These systems are written by people ad people make mistakes. The chance that two people from different companies making the same mistake gives more coverage. Just don't use the on-line checker from the same company as you installed main virus checker.
As for firewalls, you should be running two, one on the machine you are using and one in your router/firewall appliance. make sure the firmware in the appliance is updated regularly and check the settings once a month to be sure no-one has changed them on you allowing access to your network.

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firewalls
by kentishhog39 / February 8, 2008 8:17 PM PST

Hi Bridget.
I too used to run ZA but found that, while it did the job, it hogged the cpu and slowed stuff down. One firewall is all you need and you can get a very good one free, Comodo Firewall Pro (Google it). I have run it for about a year now and it does the job while having a very small footprint. Not sure about Vista but in XP you have to disable the Windows firewall, maybe the same in Vista?
Best wishes

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Yes but I adivse you not

I would advise you to keep Zone-Alarm and Windows Defender, and get another anti-virus solution.

Norton is really bloat these days. You may want to use Kaspersky. Don't try NOD32, it is quite a piece of junk because it doesn't kill processes, leaving the virus itself to run until a reboot.

Zone-alarm has very good blocking techniques with anti-kill.

Windows Defender can block unauthorized changes to the registry. You can also change the auto-start options.

Norton products uses a lot of ram and slows the PC down a lot.

AVG anti-virus is free and quite good and very easy to use. http://free.grisoft.com
ClamWin AV is free and fast but not very easy to use. http://clamwin.com

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Clarification
by Michael_York / February 11, 2008 9:04 AM PST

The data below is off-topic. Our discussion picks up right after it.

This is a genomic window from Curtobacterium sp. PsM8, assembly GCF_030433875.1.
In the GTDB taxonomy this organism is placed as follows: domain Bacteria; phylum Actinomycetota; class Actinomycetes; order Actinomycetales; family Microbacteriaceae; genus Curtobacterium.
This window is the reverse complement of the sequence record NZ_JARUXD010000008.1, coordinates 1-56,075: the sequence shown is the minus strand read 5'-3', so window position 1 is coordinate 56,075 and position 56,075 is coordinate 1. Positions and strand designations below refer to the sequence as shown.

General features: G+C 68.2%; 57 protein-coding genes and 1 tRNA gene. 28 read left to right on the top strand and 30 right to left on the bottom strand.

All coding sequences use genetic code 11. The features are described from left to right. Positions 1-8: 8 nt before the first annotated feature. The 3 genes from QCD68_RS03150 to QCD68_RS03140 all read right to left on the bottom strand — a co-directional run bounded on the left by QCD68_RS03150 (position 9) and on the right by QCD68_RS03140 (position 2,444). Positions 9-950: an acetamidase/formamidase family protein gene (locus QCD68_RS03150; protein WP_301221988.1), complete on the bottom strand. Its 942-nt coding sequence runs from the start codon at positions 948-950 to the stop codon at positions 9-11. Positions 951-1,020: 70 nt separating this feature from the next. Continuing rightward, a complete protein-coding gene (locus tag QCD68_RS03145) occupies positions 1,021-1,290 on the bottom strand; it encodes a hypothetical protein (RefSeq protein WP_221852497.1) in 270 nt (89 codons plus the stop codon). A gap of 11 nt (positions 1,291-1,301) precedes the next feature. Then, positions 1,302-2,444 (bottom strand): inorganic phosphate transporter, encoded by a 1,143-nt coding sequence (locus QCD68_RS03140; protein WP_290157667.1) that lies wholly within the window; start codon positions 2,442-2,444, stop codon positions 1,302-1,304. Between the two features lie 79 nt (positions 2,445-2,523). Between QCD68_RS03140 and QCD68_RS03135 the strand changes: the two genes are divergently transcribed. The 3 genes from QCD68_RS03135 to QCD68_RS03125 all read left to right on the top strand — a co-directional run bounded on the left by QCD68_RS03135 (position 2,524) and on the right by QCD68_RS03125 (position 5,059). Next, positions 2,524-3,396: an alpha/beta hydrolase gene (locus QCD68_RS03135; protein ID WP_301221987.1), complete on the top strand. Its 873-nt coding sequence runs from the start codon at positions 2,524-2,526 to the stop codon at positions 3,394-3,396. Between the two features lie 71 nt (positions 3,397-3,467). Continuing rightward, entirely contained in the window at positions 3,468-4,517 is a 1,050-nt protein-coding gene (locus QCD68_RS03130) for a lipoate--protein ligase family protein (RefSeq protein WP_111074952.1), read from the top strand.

Hi Bridget,

This is Mike from the Norton Authorized Support Team jumping in here to hopefully give you some clarification.

In regards to what the other poster's say regarding having only 1 AV/Internet Security program running at one time, they are absolutely correct. I would remove all other AV/Internet Security applications to ensure that Norton Internet Security functions properly. You will also want to make sure that the LiveUpdate feature is Automatically updating by launching the main Norton Internet Security window and then clicking on the 'Norton Internet Security" tab at the top of the window. Next, click on the "Settings" button to expand it's options, click on "Automatic LiveUpdate" and make sure that it says "Automatic."

Since you have already purchased and installed Norton Internet Security (2008 I assume?) you may as well remove the other applications so that Norton Internet Security functions properly and keeps your system safe. Norton Internet Security contains an antivirus, Personal Firewall, Antispyware, Antiphishing, as well as host of other features that may be duplicated in the other products, and subsequently can cause problems with Norton Internet Security.

I hope my response sums it all up for you, but if you have any further questions, please feel free to respond back.

Thank you,
Mike

Michael York
Norton Authorized Support Team
Symantec Corporation
http://service.symantec.com/priority

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Thank you!